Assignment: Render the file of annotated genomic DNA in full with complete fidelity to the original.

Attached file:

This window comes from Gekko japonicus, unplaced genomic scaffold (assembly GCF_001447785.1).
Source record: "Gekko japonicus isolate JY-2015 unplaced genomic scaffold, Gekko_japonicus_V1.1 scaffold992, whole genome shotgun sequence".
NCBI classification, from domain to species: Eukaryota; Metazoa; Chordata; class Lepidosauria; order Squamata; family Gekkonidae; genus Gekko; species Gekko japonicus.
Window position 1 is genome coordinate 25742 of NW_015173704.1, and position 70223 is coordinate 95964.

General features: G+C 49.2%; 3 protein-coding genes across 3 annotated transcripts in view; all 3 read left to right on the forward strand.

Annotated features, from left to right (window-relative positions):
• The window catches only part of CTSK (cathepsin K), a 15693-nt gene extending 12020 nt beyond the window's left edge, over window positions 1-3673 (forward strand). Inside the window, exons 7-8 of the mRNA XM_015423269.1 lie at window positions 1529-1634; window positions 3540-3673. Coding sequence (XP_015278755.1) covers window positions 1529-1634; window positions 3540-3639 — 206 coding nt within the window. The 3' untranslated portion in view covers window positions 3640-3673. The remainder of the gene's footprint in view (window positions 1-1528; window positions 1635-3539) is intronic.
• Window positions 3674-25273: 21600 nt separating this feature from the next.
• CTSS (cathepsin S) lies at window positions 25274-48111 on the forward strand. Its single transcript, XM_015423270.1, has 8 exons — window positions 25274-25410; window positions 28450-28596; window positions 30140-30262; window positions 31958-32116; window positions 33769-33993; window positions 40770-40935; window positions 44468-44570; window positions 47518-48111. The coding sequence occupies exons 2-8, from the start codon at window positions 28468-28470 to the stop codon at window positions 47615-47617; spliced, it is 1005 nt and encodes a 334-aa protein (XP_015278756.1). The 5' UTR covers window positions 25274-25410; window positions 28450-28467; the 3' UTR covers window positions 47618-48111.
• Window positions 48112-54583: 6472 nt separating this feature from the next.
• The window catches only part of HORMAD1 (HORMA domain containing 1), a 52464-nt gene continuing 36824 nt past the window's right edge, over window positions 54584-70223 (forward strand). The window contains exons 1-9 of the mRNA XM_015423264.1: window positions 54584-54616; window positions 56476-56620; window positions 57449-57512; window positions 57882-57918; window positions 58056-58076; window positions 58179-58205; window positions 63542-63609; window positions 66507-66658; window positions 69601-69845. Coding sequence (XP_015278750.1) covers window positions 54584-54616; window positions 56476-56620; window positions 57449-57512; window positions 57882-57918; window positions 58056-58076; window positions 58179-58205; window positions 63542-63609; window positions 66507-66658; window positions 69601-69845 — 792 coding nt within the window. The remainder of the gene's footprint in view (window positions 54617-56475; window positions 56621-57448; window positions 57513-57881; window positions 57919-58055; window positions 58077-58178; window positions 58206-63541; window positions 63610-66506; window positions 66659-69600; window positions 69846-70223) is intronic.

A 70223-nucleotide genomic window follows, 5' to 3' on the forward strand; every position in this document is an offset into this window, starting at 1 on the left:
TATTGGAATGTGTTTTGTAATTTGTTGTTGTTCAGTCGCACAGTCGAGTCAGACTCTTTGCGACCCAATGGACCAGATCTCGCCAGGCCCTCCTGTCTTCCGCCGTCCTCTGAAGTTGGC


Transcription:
This window comes from Gekko japonicus, unplaced genomic scaffold (assembly GCF_001447785.1).
Source record: "Gekko japonicus isolate JY-2015 unplaced genomic scaffold, Gekko_japonicus_V1.1 scaffold992, whole genome shotgun sequence".
NCBI classification, from domain to species: Eukaryota; Metazoa; Chordata; class Lepidosauria; order Squamata; family Gekkonidae; genus Gekko; species Gekko japonicus.
Window position 1 is genome coordinate 25742 of NW_015173704.1, and position 70223 is coordinate 95964.

General features: G+C 49.2%; 3 protein-coding genes across 3 annotated transcripts in view; all 3 read left to right on the forward strand.

Annotated features, from left to right (window-relative positions):
• The window catches only part of CTSK (cathepsin K), a 15693-nt gene extending 12020 nt beyond the window's left edge, over window positions 1-3673 (forward strand). Inside the window, exons 7-8 of the mRNA XM_015423269.1 lie at window positions 1529-1634; window positions 3540-3673. Coding sequence (XP_015278755.1) covers window positions 1529-1634; window positions 3540-3639 — 206 coding nt within the window. The 3' untranslated portion in view covers window positions 3640-3673. The remainder of the gene's footprint in view (window positions 1-1528; window positions 1635-3539) is intronic.
• Window positions 3674-25273: 21600 nt separating this feature from the next.
• CTSS (cathepsin S) lies at window positions 25274-48111 on the forward strand. Its single transcript, XM_015423270.1, has 8 exons — window positions 25274-25410; window positions 28450-28596; window positions 30140-30262; window positions 31958-32116; window positions 33769-33993; window positions 40770-40935; window positions 44468-44570; window positions 47518-48111. The coding sequence occupies exons 2-8, from the start codon at window positions 28468-28470 to the stop codon at window positions 47615-47617; spliced, it is 1005 nt and encodes a 334-aa protein (XP_015278756.1). The 5' UTR covers window positions 25274-25410; window positions 28450-28467; the 3' UTR covers window positions 47618-48111.
• Window positions 48112-54583: 6472 nt separating this feature from the next.
• The window catches only part of HORMAD1 (HORMA domain containing 1), a 52464-nt gene continuing 36824 nt past the window's right edge, over window positions 54584-70223 (forward strand). The window contains exons 1-9 of the mRNA XM_015423264.1: window positions 54584-54616; window positions 56476-56620; window positions 57449-57512; window positions 57882-57918; window positions 58056-58076; window positions 58179-58205; window positions 63542-63609; window positions 66507-66658; window positions 69601-69845. Coding sequence (XP_015278750.1) covers window positions 54584-54616; window positions 56476-56620; window positions 57449-57512; window positions 57882-57918; window positions 58056-58076; window positions 58179-58205; window positions 63542-63609; window positions 66507-66658; window positions 69601-69845 — 792 coding nt within the window. The remainder of the gene's footprint in view (window positions 54617-56475; window positions 56621-57448; window positions 57513-57881; window positions 57919-58055; window positions 58077-58178; window positions 58206-63541; window positions 63610-66506; window positions 66659-69600; window positions 69846-70223) is intronic.

A 70223-nucleotide genomic window follows, 5' to 3' on the forward strand; every position in this document is an offset into this window, starting at 1 on the left:
TATTGGAATGTGTTTTGTAATTTGTTGTTGTTCAGTCGCACAGTCGAGTCAGACTCTTTGCGACCCAATGGACCAGATCTCGCCAGGCCCTCCTGTCTTCCGCCGTCCTCTGAAGTTGGC